By Tim Winton. Directed by Kate Cherry.
Black Swan State Theatre Company.
The Playhouse, Canberra Theatre Centre.
Until September 29.
Tim Winton's play Shrine examines the emotional consequences of the death of a young man on a country road in Western Australia.
Jack Mansfield (Paul Ashcroft) is killed driving his two friends Will (Luke McMahon) and Ben (Will McNeill) back to Perth from his family's beach house. With his death he leaves behind a father, Adam (John Howard); a mother, Mary (Sarah McNeill), both grieving in an individualistic manner; a girl, June Fenton (Whitney Richards), who has a story to tell about Jack's last evening; and the two unlikeable friends.
The work's title refers to those shrines, white crosses surrounded by personal objects, which pepper the Australian roadside these days.
The story is told from a variety of viewpoints and switches time frames as the play unfolds. This gives a kind of fluid structure to the play that at times requires a bit of effort to work out where things are. But the work moves swiftly and deals with such powerful emotions that it is impossible not to become completely immersed in the lives of the characters.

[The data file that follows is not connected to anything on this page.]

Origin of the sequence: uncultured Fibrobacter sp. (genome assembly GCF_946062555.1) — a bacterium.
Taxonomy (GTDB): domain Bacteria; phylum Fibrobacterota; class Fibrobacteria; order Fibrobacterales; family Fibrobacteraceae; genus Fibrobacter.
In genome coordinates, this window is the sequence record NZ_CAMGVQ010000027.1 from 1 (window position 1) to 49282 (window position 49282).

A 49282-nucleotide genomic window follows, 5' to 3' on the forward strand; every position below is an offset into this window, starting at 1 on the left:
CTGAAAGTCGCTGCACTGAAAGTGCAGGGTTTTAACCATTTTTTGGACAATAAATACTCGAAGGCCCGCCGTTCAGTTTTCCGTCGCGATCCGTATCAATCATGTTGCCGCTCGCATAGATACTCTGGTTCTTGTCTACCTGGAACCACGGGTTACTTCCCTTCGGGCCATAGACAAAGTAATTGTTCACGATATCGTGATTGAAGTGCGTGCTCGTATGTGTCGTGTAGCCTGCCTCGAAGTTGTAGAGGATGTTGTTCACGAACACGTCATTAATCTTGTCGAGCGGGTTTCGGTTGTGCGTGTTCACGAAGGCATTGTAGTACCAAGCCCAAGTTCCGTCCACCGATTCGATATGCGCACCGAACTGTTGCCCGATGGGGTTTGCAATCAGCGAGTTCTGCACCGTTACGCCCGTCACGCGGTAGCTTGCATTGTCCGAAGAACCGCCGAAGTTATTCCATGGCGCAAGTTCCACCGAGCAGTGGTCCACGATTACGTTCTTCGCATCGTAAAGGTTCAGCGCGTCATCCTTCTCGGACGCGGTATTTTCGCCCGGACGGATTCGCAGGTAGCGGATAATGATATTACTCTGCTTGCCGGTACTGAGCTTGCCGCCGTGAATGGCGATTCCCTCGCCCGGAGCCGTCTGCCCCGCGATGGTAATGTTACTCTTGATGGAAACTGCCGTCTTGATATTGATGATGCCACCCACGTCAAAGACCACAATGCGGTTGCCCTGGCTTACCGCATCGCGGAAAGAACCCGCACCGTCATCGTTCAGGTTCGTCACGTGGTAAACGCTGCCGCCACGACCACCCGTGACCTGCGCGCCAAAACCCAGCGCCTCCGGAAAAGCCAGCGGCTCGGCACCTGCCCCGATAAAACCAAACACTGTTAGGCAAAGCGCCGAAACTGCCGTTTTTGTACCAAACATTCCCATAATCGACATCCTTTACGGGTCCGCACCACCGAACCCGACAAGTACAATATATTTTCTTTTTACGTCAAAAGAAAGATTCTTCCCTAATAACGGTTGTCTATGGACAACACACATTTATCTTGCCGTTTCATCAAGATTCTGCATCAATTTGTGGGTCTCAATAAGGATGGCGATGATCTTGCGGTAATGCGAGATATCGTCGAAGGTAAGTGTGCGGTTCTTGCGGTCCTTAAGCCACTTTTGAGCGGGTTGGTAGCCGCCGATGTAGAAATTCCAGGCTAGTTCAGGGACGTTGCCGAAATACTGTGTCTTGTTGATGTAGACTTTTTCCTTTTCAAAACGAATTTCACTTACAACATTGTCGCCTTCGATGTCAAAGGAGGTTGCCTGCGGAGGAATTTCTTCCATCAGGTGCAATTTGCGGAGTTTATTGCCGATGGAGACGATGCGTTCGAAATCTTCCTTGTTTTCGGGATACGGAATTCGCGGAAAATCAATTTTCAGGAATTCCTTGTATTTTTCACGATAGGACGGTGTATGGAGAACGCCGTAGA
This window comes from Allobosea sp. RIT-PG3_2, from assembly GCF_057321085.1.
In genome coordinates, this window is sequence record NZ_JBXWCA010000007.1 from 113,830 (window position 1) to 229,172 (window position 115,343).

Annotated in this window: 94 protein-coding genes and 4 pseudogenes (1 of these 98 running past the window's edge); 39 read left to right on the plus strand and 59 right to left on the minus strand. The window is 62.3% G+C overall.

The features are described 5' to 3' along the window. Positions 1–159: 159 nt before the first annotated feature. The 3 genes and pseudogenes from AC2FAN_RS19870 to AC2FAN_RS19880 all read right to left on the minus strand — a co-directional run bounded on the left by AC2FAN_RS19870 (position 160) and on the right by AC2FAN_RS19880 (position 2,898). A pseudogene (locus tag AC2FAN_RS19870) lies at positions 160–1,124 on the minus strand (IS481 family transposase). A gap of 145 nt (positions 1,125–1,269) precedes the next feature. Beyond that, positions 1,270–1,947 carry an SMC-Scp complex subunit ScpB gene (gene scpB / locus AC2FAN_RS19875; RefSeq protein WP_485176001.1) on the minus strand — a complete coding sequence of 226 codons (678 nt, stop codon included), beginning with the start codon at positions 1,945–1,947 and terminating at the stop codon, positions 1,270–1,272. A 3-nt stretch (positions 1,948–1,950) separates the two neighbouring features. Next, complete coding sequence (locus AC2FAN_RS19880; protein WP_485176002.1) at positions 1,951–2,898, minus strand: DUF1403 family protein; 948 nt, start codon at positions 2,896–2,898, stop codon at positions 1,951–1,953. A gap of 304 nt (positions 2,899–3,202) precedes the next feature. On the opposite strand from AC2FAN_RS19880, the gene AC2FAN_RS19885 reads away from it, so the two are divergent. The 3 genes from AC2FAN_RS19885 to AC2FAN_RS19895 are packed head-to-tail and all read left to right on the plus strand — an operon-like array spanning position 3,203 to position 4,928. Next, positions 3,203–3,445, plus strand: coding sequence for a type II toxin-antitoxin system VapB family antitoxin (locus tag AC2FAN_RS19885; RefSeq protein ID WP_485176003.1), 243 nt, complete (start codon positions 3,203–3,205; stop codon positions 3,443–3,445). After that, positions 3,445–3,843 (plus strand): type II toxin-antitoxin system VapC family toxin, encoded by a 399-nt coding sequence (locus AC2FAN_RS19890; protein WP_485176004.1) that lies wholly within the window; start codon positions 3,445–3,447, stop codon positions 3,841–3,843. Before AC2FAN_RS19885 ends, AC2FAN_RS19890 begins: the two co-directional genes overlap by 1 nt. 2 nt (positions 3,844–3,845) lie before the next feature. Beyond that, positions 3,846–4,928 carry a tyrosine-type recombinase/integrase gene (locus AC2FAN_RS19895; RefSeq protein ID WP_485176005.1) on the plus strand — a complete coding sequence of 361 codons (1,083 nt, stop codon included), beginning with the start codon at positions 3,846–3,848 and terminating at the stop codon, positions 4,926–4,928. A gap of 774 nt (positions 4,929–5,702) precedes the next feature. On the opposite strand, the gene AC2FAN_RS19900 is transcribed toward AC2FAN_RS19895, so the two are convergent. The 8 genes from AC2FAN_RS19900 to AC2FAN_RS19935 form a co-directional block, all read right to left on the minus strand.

Winton makes effective use of soliloquies in which each of the characters divulges his or her innermost thoughts and feelings about Jack's death. But the play is especially strong when the characters engage with each other one on one. A telephone conversation between Adam and Mary revealing an unexpected reaction from Mary, a confronting conversation between Will and Ben about the funeral, and a frank discussion between June and Adam are all engrossing and thought-provoking.
The play rides on Winton's powerful writing. It is fluent, emotive, sometimes funny. It doesn't mince words or dwell too long on any one point. It is masterful in its use of poetic language, which grows in strength with generally strong performances from the actors. The scene when Mary conflates grief and pregnancy is totally absorbing, and June's retelling of the night Jack rescued her from the sea grows more and more eerie and beyond reality as she elaborates on the event.
But of the performers, I especially admired John Howard's confident command of the stage. His voice never reached shrillness or sounded forced as happened on occasions with one or two of the other performers.
Visually the sweep of black bitumen on which the action took place (design Trent Suidgeest) worked well and Suidgeest's placing of objects on the stage allowed the free-flowing structure of the play to unfold with ease.
I wished though that the set had not tried to reference so many elements of the play as in the end it lacked the simplicity that would have added greater power to the drama. But this is a play that will confront, challenge and ultimately absorb you.